Phonetic and phonological nature of prosodic boundaries: evidence from Modern Greek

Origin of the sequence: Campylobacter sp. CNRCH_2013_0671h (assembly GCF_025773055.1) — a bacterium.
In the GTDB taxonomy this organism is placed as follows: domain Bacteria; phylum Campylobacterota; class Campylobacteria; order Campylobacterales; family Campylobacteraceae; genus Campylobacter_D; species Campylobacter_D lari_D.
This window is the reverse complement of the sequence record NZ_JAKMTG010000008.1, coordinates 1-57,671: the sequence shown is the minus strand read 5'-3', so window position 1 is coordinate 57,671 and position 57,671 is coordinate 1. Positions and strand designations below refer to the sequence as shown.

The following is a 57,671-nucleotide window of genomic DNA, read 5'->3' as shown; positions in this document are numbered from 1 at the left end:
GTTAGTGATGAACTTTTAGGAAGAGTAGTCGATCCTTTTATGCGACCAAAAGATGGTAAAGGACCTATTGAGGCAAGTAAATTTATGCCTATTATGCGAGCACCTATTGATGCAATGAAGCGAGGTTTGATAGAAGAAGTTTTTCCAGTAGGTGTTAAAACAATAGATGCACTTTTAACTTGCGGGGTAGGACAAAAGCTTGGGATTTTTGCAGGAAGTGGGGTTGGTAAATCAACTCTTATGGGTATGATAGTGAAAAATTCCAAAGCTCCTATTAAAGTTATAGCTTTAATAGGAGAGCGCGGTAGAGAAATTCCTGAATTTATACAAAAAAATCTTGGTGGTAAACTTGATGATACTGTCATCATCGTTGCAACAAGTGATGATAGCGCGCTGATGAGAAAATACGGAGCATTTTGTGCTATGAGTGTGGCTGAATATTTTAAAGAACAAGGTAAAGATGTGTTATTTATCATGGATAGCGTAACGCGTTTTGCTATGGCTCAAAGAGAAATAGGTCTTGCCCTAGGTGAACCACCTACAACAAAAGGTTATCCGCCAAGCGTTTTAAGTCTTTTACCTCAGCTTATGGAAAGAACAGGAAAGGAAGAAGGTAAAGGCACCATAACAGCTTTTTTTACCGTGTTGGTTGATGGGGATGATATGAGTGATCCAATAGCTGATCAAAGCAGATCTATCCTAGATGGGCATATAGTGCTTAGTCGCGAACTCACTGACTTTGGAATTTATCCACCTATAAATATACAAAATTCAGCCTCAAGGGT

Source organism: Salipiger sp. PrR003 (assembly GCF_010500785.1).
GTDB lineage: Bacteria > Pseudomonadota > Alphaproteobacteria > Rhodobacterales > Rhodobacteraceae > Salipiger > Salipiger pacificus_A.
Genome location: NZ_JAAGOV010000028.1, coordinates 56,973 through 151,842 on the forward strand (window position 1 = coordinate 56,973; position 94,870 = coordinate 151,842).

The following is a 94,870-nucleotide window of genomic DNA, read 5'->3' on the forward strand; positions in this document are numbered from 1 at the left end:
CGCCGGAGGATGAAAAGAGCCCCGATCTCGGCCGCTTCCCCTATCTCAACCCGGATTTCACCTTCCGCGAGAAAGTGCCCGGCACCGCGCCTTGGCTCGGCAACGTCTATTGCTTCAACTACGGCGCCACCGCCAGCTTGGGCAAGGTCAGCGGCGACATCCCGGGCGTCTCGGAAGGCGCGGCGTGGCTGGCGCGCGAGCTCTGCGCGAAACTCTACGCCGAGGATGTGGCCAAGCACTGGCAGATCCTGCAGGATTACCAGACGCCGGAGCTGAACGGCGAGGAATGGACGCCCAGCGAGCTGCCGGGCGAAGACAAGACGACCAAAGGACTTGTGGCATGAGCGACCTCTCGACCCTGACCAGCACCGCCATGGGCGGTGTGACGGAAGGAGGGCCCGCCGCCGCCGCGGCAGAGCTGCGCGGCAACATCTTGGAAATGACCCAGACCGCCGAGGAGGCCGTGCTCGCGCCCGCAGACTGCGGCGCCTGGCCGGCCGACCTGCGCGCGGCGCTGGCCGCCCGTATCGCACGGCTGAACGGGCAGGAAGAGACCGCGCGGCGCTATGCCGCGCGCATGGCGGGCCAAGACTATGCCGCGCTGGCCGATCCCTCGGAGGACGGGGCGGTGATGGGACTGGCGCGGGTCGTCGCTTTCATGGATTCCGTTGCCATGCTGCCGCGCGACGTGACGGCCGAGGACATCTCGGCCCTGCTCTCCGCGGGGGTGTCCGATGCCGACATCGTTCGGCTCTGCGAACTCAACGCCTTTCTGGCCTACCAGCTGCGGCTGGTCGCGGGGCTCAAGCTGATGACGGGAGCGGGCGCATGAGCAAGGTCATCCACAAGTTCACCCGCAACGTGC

Research on prosodic structure, the underlying structure organising the prosodic grouping of spoken utterances, has shown that it consists of hierarchically organised prosodic constituents. The present thesis explores the nature of this constituency, in particular the question of whether prosodic structure is comprised of a given set of qualitatively distinct domains, or of a set of domains of the same type varying only gradiently in "strength", or a possible mixture of both types of relations across prosodic levels. This question is addressed by testing how prosodic constituency (mirrored on boundary strength manipulations) is signalled acoustically via pre- and post-boundary durations, intonation contours, and two sandhi processes, namely vowel hiatus resolution and post-nasal stop voicing in Modern Greek. Results show that the phonetic signalling of boundary strength provides support for a mixture of both differences of type and strength across prosodic levels, with some levels only differing in terms of their strength. Pre-boundary durations and resolution of vowel hiatus are gradiently affected by boundary strength with shorter to longer durations from lower to higher domains, and less instances of vowel deletion higher in the hierarchy. Post-nasal stop voicing is qualitatively affected by boundary strength with almost all voicing instances occurring in the lowest constituent of the structure in the way a qualitative view of prosodic constituency would predict, and in line with research on prosodic phonology. Finally, both the alignment and scaling of intonation contours at the edges of domains is found to distinguish qualitatively the lowest domain from the higher ones. All higher phrasal domains align with respect to the boundary and their peak scaling varies consistently gradiently across speakers. When combining those two findings, support is provided for the existence of differences of strength and type within the same process. Taken together the results from these four phenomena support the postulation of an underlying prosodic structure with a limited number of qualitatively distinct domains, within which at the same time some type of recursivity or structured variability must be allowed for. It is shown that there are structural properties of speech, like the length of the utterance, influencing the organisation of utterances in a principled gradient manner, supporting the existence of differences of strength within domain types. These findings bear significance for theories of prosodic structure that have assumed either the view of solely qualitative differences, or sole boundary strength differences, as well as for future proposals on prosodic constituency. Finally, the use of Modern Greek in this thesis adds to the existing literature on a language that has been extensively used by researchers working in views supporting the existence of qualitative distinctions of type across prosodic domains, and provides the first in depth experimental analysis of post-nasal stop voicing.